The adult series, which offers essentially the same story line, begins as brisk enough reading. Captain Rayford Steele, a husband and a father and a senior pilot (for an American carrier) with secret lust in his heart for his flight attendant, Hattie Durham, has his 747 on autopilot over the Atlantic for a 6 AM arrival at Heathrow when Hattie pulls him into the galley to advise him that more than one hundred passengers, including every child aboard, have simultaneously vanished from the aircraft, leaving their clothes and belongings in neat piles on their seats. By the time Captain Steele, who has next learned that European airports have closed but whose fuel supply is fortunately still short of the point of no return (“I hope this puts your minds at ease somewhat,” he tells his remaining passengers), has managed to change course and return the 747 to O’Hare Chicago, it is clear that the disappearances on his flight were no isolated phenomenon: all over the world, millions of people have at the same instant vanished, leaving behind not only their clothes but also (one of many details in the series that tend to dampen its possibilities for wonder) their “eyeglasses, contact lenses, hairpieces, hearing aids, fillings, jewelry, shoes, even pacemakers and surgical pins.”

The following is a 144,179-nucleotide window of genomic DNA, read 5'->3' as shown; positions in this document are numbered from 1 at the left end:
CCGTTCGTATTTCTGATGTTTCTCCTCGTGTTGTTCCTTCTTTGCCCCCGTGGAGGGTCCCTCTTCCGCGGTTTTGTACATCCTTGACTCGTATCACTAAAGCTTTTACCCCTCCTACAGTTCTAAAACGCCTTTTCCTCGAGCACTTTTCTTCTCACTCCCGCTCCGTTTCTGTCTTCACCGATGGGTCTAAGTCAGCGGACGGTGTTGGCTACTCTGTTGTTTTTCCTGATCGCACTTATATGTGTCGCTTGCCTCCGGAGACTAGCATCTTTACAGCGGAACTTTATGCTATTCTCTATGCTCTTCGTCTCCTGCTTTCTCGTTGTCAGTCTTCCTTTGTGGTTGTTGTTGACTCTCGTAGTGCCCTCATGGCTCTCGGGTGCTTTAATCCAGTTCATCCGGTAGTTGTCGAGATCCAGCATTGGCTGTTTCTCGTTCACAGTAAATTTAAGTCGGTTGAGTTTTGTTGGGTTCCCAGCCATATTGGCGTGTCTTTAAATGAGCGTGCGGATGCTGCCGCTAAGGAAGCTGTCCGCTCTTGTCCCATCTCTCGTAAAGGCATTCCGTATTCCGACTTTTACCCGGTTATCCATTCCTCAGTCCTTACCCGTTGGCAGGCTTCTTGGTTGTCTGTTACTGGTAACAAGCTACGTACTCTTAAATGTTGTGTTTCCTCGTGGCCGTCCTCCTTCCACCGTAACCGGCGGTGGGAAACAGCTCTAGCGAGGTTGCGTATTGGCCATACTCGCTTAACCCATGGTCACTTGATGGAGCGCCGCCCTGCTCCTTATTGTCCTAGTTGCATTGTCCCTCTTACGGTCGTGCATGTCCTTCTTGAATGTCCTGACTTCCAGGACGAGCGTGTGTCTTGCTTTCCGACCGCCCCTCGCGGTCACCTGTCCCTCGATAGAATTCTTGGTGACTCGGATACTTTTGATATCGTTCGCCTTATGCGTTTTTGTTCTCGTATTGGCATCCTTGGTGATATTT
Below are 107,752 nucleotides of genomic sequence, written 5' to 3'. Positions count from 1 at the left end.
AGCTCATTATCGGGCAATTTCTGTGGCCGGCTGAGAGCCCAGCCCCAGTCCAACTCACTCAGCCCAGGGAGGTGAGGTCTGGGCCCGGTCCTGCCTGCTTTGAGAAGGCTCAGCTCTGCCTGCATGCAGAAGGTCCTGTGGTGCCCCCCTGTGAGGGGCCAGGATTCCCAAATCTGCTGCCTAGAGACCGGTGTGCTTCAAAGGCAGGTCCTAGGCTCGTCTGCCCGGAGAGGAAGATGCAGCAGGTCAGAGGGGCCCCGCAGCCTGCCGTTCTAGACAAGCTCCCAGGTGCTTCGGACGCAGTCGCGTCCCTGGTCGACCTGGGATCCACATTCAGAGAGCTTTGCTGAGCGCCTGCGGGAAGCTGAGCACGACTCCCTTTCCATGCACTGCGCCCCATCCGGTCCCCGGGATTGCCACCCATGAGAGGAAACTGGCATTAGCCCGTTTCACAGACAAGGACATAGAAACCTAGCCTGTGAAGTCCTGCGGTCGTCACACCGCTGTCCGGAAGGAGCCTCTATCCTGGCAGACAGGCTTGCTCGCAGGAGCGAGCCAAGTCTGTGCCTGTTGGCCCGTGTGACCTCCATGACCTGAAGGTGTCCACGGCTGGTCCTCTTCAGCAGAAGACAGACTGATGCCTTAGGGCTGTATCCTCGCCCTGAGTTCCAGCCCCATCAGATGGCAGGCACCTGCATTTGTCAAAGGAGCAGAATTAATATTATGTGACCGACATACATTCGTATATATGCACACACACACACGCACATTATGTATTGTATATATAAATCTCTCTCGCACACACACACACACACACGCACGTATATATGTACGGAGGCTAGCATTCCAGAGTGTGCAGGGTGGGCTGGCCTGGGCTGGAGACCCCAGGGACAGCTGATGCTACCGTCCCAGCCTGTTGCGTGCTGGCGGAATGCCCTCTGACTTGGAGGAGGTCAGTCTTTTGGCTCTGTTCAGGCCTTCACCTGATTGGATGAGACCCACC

Any fundamentalist Christian would recognize that what has happened here is the Rapture, the moment when, according to the fundamentalist reading of Thessalonians (“first the Christian dead will rise, then we who are still alive shall join them, caught up in clouds to meet the Lord in the air”), true Christian believers will be taken up, or “raptured,” into heaven. Since all the true believers in the “Left Behind” series have vanished, however, those still on the scene are initially confused. O’Hare itself is littered with planes that crashed on approach when their pilots disappeared. Highways are clogged with the crashes of cars with disappeared drivers. CNN runs videotape showing the disappearance of a fetus from a woman in labor and the disappearance of a bridegroom as he slips the ring on the bride’s finger. Morgues and funeral homes report corpse disappearances.